Rick Hague – Recently activated and has picked up where he left off last April. He and Walters have been splitting time at SS, in part because of Hague’s shoulder injury. One has to think that Hague might be the exception to the level-a-year rule considering that he turns 24 in September and there is nobody blocking his path at AA and AAA. But that’s speculation, not prediction; he’s played seven home games against two clubs. One would also think that he’ll given a full turn through the Carolina League before the bump (please).
Blake Kelso – Has actually played three of four IF positions seamlessly and plays hard. It’s hard not to use the word “scrappy” for a guy like him, but he hustles and does the little things right. My guy in Hagerstown compares him to Jeff Keppinger, and aside from having less power, I’d say that’s a pretty good comp.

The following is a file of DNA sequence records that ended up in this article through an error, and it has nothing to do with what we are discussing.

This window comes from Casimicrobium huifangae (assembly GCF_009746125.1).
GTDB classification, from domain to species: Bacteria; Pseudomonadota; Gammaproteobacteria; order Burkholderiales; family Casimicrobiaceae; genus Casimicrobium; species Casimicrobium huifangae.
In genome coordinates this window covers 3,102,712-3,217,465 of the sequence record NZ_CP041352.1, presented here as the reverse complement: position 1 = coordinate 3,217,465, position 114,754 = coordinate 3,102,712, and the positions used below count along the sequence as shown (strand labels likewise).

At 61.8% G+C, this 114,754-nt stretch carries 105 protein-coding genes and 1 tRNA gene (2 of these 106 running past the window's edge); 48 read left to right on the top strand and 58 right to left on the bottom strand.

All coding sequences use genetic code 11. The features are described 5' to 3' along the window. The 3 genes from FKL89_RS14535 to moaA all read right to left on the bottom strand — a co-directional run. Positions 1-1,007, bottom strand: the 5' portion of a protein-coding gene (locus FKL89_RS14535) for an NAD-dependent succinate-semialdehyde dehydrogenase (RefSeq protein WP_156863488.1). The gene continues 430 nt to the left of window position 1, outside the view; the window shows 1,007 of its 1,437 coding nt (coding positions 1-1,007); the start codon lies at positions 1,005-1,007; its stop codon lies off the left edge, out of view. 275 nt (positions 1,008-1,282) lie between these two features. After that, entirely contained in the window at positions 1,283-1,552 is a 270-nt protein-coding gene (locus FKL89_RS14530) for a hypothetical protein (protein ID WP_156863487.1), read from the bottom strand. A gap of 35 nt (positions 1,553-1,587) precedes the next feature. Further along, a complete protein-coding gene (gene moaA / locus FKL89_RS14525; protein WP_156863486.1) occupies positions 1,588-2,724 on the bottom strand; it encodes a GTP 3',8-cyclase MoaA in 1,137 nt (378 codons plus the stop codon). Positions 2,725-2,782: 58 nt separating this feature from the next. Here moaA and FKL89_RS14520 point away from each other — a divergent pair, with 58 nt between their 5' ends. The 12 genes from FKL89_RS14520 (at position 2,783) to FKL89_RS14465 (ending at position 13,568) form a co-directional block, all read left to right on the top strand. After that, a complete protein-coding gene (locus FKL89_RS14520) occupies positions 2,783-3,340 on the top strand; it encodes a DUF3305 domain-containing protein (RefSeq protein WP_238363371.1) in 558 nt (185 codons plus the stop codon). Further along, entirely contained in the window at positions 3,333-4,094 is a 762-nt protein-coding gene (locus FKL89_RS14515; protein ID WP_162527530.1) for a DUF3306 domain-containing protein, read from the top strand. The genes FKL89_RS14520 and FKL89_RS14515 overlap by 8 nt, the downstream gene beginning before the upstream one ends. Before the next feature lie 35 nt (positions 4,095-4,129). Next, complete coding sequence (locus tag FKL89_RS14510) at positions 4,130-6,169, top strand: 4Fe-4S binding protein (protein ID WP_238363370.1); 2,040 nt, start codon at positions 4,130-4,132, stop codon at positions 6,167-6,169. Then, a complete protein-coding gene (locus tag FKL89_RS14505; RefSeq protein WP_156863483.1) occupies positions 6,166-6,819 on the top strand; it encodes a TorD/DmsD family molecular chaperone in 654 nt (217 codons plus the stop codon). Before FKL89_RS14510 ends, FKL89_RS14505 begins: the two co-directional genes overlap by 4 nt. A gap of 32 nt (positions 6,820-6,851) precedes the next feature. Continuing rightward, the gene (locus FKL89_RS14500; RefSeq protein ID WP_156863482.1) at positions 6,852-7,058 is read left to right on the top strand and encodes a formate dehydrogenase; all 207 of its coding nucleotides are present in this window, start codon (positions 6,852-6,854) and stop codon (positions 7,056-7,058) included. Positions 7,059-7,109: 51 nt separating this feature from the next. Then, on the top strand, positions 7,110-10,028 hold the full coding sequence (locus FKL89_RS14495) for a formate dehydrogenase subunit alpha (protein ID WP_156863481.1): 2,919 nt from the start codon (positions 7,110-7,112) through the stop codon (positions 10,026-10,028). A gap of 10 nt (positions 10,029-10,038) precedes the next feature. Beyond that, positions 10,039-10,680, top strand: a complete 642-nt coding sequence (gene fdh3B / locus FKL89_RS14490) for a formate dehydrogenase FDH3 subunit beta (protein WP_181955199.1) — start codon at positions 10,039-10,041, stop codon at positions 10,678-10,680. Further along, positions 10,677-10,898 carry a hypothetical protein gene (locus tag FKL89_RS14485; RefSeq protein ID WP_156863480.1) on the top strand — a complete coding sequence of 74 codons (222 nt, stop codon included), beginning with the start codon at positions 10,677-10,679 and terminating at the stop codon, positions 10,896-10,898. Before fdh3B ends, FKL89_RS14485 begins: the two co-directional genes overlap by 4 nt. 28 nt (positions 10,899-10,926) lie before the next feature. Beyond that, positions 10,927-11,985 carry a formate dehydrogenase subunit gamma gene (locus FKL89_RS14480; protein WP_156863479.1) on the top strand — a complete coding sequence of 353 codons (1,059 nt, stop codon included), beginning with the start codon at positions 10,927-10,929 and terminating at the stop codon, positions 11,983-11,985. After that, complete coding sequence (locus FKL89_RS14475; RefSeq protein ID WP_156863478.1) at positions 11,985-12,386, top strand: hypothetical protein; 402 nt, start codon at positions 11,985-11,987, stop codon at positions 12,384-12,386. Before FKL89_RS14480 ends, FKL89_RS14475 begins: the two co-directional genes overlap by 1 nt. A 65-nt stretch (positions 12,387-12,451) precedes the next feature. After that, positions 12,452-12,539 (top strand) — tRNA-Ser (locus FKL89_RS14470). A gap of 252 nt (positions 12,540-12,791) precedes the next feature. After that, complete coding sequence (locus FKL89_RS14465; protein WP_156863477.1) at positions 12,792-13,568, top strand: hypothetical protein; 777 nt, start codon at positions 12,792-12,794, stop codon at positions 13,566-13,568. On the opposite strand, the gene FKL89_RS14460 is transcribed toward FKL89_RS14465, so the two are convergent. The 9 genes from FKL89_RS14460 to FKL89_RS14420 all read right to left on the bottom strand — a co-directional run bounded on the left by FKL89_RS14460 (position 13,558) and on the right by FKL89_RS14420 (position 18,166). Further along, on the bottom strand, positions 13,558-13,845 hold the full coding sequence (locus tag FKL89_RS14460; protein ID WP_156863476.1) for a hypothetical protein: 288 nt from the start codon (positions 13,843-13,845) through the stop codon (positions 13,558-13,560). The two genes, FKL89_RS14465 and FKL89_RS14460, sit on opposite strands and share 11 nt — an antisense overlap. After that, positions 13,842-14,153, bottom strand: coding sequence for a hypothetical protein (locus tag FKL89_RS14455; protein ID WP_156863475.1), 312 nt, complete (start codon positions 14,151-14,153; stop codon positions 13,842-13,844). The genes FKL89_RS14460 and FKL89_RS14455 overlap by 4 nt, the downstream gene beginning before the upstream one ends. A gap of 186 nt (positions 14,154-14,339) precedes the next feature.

Kevin Keyes – It’s hard to believe that he’s actually hit six singles — he strikes out a lot, but when he connects… it’s always faster out than it came in, and usually light-tower high. Defensively, there have been worse left fielders at the PFitz. He’s not fleet of foot and has an fringe-average arm.
Wade Moore – He’s roughly split time between LF and DH, but this year the DH spot has been used more “rotationally” versus a veteran bat (e.g. Jose Lozada). He’s shown flashes of power (.391 SLG) and a good walk rate (10.1%) and is adequate as a fielder.
Michael Taylor – It’s not hard to see why the prospect gurus and the Nationals have been gushing about him: speed, power, arm, glove and moves like Jagger (making sure you’re paying attention). As Sickels put it, he’s in the refinement stage. The arm is powerful, for example, but not always accurate (as you’d expect from a former SS). He’s fast, but his baserunning instincts are below-average (hence, 7CS). He’s easily this year’s Destin Hood, but more advanced than Hood was at this point last season.